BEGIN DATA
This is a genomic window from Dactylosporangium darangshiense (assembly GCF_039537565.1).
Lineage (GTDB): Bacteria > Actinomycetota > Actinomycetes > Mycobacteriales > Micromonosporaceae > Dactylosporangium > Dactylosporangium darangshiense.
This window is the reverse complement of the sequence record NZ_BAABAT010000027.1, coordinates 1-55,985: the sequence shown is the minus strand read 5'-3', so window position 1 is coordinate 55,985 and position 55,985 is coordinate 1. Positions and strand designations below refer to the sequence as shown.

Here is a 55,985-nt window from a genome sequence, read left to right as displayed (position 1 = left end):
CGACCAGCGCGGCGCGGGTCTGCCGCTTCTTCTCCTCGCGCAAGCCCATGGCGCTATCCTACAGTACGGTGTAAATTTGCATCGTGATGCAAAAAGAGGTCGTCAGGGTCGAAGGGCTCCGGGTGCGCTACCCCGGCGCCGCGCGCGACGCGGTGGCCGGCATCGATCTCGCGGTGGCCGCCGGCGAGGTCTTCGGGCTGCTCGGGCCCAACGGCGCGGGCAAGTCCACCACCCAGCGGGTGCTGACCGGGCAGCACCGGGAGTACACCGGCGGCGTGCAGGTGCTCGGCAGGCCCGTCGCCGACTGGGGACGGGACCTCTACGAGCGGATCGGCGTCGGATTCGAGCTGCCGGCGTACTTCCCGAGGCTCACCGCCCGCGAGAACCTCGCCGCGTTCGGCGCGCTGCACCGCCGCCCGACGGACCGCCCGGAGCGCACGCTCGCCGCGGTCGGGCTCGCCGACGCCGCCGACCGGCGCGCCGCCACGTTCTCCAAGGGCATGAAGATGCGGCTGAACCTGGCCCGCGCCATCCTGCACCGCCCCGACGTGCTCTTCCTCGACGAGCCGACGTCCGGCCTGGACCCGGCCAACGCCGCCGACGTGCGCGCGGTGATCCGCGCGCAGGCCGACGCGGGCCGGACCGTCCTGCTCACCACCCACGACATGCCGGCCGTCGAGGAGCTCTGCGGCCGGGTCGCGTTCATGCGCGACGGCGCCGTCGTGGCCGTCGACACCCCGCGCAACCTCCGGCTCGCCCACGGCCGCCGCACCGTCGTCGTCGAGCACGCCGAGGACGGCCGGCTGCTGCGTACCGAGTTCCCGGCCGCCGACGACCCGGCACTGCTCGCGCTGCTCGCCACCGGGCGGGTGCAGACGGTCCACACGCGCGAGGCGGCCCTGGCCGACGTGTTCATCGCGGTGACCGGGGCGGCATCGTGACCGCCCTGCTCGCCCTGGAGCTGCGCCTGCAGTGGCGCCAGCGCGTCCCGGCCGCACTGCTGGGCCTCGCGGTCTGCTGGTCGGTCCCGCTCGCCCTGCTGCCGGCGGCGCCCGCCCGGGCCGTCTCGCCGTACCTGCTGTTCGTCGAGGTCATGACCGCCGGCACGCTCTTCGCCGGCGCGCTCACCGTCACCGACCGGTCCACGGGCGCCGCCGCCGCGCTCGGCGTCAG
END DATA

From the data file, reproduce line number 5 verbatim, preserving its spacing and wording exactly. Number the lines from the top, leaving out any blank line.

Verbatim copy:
CGACCAGCGCGGCGCGGGTCTGCCGCTTCTTCTCCTCGCGCAAGCCCATGGCGCTATCCTACAGTACGGTGTAAATTTGCATCGTGATGCAAAAAGAGGTCGTCAGGGTCGAAGGGCTCCGGGTGCGCTACCCCGGCGCCGCGCGCGACGCGGTGGCCGGCATCGATCTCGCGGTGGCCGCCGGCGAGGTCTTCGGGCTGCTCGGGCCCAACGGCGCGGGCAAGTCCACCACCCAGCGGGTGCTGACCGGGCAGCACCGGGAGTACACCGGCGGCGTGCAGGTGCTCGGCAGGCCCGTCGCCGACTGGGGACGGGACCTCTACGAGCGGATCGGCGTCGGATTCGAGCTGCCGGCGTACTTCCCGAGGCTCACCGCCCGCGAGAACCTCGCCGCGTTCGGCGCGCTGCACCGCCGCCCGACGGACCGCCCGGAGCGCACGCTCGCCGCGGTCGGGCTCGCCGACGCCGCCGACCGGCGCGCCGCCACGTTCTCCAAGGGCATGAAGATGCGGCTGAACCTGGCCCGCGCCATCCTGCACCGCCCCGACGTGCTCTTCCTCGACGAGCCGACGTCCGGCCTGGACCCGGCCAACGCCGCCGACGTGCGCGCGGTGATCCGCGCGCAGGCCGACGCGGGCCGGACCGTCCTGCTCACCACCCACGACATGCCGGCCGTCGAGGAGCTCTGCGGCCGGGTCGCGTTCATGCGCGACGGCGCCGTCGTGGCCGTCGACACCCCGCGCAACCTCCGGCTCGCCCACGGCCGCCGCACCGTCGTCGTCGAGCACGCCGAGGACGGCCGGCTGCTGCGTACCGAGTTCCCGGCCGCCGACGACCCGGCACTGCTCGCGCTGCTCGCCACCGGGCGGGTGCAGACGGTCCACACGCGCGAGGCGGCCCTGGCCGACGTGTTCATCGCGGTGACCGGGGCGGCATCGTGACCGCCCTGCTCGCCCTGGAGCTGCGCCTGCAGTGGCGCCAGCGCGTCCCGGCCGCACTGCTGGGCCTCGCGGTCTGCTGGTCGGTCCCGCTCGCCCTGCTGCCGGCGGCGCCCGCCCGGGCCGTCTCGCCGTACCTGCTGTTCGTCGAGGTCATGACCGCCGGCACGCTCTTCGCCGGCGCGCTCACCGTCACCGACCGGTCCACGGGCGCCGCCGCCGCGCTCGGCGTCAG